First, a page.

Miss Brankley’s year 8 history group are being taught by the History Troupe, they are learning about WW1 as a whole, but in particular the impact of the First World War in Hull. The group have all been given a copy of Robert Bell’s book, Sharpe Street, which tells the story of 140 men from Newland Avenue, who fought in the war. We have a couple sessions left, so there will be more photos and information to follow.
On the run up to Holocaust Memorial Day 2018, we invited Mr Kapel in to the Academy to speak with our Year 9 GCSE History pupils. Mr Kapel is a Holocaust survivor. He was 8 years old when he and his family were awoken one morning by the Nazi’s. Mr Kapel was one of the lucky ones who made it to Poland, from there he was fortunate enough to make it across to Britain on the Kindertransport. He spoke of the first time meeting his foster family and his experience during the Blitz – for such a young boy at the time, this must have been terrifying.
A memorable talk for all of our pupils involved.
Excellent entries for the Lest We Forget competition.
Courtney created a poem about life in 1914 for a soldier and illustrated it with a Poppy, emphasising the importance of remembrance. Kahlen created a phenomenal picture of one aspect of remembrance, with a lone solider - we can only presume that his comrades have fallen.
House points awarded to both girls. Well done.
Miss Brankley and two Year 10 girls attended the First World War Battlefield Tour.
Over 3 days we had a tailored itinerary and various questions to focus on during each day. We were accompanied by three serving soldiers so we could make the comparisons on how War was fought back then, to how we fight today. One example was the Corporal sharing with us how he felt when he served in Afghanistan, and we could relate this to how the soldiers of the First World War were feeling as they were about to go over the top.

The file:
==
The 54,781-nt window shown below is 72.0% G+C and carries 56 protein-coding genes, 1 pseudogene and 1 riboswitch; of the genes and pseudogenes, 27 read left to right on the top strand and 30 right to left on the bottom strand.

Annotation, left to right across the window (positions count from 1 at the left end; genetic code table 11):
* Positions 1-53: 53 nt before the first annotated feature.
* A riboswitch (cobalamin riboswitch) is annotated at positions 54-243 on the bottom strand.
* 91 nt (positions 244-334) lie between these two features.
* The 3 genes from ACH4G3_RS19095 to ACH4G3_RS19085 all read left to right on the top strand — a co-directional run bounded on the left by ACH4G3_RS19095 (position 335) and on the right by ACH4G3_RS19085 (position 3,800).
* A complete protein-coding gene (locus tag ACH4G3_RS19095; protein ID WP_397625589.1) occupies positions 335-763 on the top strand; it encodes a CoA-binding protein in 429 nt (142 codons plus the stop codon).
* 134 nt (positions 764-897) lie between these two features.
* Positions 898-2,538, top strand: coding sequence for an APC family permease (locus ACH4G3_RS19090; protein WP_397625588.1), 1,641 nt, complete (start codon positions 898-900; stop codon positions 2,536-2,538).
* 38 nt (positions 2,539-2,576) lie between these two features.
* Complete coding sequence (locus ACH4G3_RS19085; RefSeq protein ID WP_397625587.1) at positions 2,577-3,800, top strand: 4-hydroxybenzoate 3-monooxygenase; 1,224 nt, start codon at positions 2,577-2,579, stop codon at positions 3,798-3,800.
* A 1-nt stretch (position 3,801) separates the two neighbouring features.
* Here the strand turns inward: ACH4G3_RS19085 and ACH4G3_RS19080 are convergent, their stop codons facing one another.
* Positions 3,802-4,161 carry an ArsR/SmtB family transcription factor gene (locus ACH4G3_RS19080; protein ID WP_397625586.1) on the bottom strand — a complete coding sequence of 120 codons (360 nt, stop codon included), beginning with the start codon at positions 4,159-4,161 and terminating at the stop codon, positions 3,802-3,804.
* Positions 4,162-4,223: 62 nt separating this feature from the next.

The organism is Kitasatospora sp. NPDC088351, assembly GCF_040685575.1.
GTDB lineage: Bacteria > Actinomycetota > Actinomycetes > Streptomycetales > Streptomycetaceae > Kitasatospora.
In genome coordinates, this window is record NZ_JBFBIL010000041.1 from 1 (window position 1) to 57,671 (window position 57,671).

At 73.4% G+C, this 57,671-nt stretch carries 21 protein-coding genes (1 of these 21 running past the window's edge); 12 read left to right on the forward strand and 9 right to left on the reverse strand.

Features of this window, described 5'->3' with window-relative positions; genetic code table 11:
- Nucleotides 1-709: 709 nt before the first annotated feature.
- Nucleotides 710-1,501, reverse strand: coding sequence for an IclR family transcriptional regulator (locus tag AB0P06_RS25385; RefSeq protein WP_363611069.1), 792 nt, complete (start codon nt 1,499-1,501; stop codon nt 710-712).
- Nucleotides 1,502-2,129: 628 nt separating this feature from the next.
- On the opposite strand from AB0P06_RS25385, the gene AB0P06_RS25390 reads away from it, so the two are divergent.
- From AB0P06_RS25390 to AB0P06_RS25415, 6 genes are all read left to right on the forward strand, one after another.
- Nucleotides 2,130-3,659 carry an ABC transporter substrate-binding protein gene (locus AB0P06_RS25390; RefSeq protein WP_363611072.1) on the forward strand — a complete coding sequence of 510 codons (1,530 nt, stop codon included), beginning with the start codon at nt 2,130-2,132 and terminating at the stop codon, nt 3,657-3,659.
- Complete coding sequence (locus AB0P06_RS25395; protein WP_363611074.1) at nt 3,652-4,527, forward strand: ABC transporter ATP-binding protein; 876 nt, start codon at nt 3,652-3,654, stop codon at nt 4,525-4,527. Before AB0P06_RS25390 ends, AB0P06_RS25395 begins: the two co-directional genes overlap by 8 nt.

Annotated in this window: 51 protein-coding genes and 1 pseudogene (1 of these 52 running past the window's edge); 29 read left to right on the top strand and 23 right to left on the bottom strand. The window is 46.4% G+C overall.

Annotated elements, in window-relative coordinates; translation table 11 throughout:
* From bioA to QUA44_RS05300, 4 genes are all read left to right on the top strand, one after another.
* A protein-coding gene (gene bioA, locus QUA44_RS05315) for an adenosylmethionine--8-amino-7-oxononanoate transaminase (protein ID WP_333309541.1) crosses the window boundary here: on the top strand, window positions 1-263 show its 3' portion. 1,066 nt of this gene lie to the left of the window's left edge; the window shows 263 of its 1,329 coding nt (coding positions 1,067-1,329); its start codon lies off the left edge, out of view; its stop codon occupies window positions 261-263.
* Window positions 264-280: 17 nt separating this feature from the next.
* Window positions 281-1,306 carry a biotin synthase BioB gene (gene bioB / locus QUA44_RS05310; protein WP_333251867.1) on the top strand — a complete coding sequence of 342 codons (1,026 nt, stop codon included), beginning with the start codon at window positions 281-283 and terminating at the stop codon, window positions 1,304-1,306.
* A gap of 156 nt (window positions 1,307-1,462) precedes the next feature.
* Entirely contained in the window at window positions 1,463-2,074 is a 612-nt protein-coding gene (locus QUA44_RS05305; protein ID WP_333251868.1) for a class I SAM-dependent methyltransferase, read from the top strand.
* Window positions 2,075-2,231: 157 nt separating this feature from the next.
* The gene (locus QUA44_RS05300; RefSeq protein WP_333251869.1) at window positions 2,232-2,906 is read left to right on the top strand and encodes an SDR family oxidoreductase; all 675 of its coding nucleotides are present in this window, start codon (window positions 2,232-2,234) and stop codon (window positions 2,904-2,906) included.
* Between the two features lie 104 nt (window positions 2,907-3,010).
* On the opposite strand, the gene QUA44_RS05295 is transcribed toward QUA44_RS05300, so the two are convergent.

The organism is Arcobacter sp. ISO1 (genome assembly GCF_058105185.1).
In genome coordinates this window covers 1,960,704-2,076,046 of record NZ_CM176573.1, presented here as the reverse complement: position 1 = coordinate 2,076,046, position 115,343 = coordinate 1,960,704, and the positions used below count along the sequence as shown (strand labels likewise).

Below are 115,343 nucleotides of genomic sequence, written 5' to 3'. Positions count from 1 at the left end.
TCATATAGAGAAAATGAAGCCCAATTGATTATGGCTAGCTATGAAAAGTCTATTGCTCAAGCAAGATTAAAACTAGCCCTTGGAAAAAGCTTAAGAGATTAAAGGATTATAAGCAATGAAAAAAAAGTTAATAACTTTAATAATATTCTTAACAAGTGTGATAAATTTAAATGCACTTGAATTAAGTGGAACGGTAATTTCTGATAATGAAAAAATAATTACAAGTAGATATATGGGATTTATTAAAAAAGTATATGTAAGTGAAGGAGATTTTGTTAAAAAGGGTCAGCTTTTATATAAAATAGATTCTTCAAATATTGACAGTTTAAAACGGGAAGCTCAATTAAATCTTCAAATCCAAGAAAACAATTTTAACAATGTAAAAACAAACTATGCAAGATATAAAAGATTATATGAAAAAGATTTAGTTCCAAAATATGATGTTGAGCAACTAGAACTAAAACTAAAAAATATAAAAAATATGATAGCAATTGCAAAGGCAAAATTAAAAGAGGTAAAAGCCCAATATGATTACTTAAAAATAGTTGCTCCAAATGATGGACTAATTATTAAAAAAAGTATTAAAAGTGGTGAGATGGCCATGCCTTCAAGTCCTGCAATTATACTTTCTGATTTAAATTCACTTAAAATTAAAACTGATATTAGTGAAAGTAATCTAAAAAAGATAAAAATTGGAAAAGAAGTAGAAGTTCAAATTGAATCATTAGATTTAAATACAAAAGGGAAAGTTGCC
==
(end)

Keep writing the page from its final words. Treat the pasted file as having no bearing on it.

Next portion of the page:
When visiting many of the memorial sites, cemeteries and battlefields it brought it home to us the scale of the World War and the impact that it had. Thiepval Memorial has 72,195 names of missing British and South African soldiers who died on the Somme Battlefield between 1915 and 1918. This would have left a huge hole in their communities back home.
103 years on from the First World War starting and 99 years from it ending, it is still hugely important that we still remember the fallen and those who are still serving in the forces today.
Lest we forget.
The girls successfully entered the competition to win a trip to the First World War Battlefields, they created a very detailed presentation on ‘Why the First World War is known as the Great War?’. We will be visiting the worldwide known battlefield of the Somme on our 4 day trip. The Somme saw the British and allied forces lose many men and has gained the name as the Bloodiest Battle in history. We will also be attending a Last Post Ceremony at Menin Gate, this will be hugely significant as we will be over in Belgium on Remembrance weekend.
Winifred Holtby Academy today welcomed Holocaust survivor, Mr Martin Kapel, who gave a talk to our year 10 history pupils regarding his life and particular his escape from the Nazi’s during World War Two.
During two talks Mr Kapel described his early years growing up in Germany, his forced expatriation to Poland, then his transfer to Britain via the Kindertranport, and finally his recollections of the Blitz in Coventry.
The background to this incredible journey was the rise of Hitler and the spread of fascism in Europe. Although Mr Kapel count’s himself extremely lucky to have escaped Poland shortly before the outbreak of World War Two, he still lost 22 members of his family, and remained with his foster family in Britain once the war was over. Throughout the talk the one overriding message was one of learning from the past, in the hope that similar events will never happen again.